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more psalms for the perplexed

Two years ago, the Israeli singer Kobi Oz released his solo debut, Psalms for the Perplexed (check out our review here). The title played on two classic Jewish texts, Guide for the Perplexed and the Book of Psalms, and the album broke all sorts of boundaries–it featured a non-Orthodox Israeli singing about God in…

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What Did the Torah Look Like?

July 5, 2012
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what did the torah look like

Have you ever wondered what font the Torah was originally written in? It might have been the font that the Mishnah calls Ashuri, which is what comes to mind when most of us think about Hebrew. But there’s another style of Hebrew writing called Paleo-Hebrew. Scholars today simply call it “Ktav Ivri,” or “Hebrew writing,” even though most contemporary…

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Did Ulysses S. Grant Hate Jews?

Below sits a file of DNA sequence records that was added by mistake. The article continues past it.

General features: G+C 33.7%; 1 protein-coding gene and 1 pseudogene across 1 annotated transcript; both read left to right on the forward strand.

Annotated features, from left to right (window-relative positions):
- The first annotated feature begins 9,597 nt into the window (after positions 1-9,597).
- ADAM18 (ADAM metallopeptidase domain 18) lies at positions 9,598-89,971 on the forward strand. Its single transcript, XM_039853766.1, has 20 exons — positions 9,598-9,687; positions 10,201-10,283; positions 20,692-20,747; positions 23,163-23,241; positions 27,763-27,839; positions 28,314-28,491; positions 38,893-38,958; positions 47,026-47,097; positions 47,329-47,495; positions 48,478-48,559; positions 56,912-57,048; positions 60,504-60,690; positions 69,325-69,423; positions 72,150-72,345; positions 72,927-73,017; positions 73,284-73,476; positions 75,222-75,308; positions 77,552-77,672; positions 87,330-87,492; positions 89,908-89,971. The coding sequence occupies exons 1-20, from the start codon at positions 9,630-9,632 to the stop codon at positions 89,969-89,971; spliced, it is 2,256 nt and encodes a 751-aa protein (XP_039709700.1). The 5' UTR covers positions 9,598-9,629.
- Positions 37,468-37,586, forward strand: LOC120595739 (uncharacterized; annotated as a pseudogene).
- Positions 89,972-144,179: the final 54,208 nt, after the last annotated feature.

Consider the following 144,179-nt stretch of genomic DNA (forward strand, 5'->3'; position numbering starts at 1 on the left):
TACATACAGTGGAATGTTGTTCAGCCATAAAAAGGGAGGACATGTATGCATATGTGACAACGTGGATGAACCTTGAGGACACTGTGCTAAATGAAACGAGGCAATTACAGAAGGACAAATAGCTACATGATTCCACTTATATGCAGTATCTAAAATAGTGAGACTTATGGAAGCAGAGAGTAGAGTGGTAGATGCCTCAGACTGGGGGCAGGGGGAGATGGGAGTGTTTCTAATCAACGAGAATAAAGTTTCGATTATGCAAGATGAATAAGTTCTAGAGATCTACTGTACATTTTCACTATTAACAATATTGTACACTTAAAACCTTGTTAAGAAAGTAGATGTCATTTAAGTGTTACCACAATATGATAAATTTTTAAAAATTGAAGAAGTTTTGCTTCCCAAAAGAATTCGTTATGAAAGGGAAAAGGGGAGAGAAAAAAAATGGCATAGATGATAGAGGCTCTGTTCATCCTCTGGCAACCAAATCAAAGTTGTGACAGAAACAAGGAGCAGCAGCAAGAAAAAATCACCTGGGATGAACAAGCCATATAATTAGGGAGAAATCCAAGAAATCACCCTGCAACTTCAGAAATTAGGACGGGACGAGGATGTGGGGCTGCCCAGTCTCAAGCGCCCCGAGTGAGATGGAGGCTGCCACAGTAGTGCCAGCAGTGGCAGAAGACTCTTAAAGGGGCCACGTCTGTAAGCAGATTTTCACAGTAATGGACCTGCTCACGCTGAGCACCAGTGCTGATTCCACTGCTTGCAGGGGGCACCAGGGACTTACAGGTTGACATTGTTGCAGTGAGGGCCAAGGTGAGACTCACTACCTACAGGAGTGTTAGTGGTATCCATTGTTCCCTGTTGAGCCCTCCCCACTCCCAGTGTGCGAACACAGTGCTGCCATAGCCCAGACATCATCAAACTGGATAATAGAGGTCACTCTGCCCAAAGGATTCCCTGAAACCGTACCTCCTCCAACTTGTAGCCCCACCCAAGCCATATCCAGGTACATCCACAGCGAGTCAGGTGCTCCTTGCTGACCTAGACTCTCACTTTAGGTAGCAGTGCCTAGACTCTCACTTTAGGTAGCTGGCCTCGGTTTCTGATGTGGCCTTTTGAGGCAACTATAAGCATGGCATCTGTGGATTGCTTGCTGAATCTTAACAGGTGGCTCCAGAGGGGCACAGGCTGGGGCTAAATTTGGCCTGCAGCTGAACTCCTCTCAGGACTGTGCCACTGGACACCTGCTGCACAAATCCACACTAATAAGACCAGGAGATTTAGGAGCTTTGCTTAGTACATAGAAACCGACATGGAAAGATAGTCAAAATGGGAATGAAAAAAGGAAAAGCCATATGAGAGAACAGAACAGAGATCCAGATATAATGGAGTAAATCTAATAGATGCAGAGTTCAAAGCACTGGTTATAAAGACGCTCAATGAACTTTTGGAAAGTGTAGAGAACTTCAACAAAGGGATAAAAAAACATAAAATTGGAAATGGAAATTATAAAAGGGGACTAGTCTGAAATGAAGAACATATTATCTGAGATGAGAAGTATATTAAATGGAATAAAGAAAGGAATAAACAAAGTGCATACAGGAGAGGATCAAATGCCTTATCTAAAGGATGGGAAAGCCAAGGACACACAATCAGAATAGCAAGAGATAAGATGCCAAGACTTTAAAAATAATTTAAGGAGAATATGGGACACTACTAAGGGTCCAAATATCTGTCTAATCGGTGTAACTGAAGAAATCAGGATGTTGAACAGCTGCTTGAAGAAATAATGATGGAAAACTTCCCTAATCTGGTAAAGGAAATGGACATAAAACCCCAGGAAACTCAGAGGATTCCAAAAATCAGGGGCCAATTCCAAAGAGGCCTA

July 4, 2012
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did grant hate jews

In the middle of the Civil War, then-general Ulysses S. Grant was trying to control the illegal cotton trade stemming from the Confederate South. This smuggling project was operated, Grant wrote, “mostly by Jews and other unprincipled traders.” Therefore, Grant issued his infamous Order No. 11, expelling all Jews from the states of Kentucky, Tennessee, and Mississippi.…

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Autobiography & Israel

July 3, 2012
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Autobiography & Israel

Harvey Pekar was the subject and co-star of the 2003 Oscar-nominated film American Splendor, an adaptation of his comic books about being poor, Jewish, and Middle American. Until his death in 2010, he made a career out of writing what he calls “an autobiography written as it’s happening.” Pekar’s new memoir, published posthumously, is a mix of…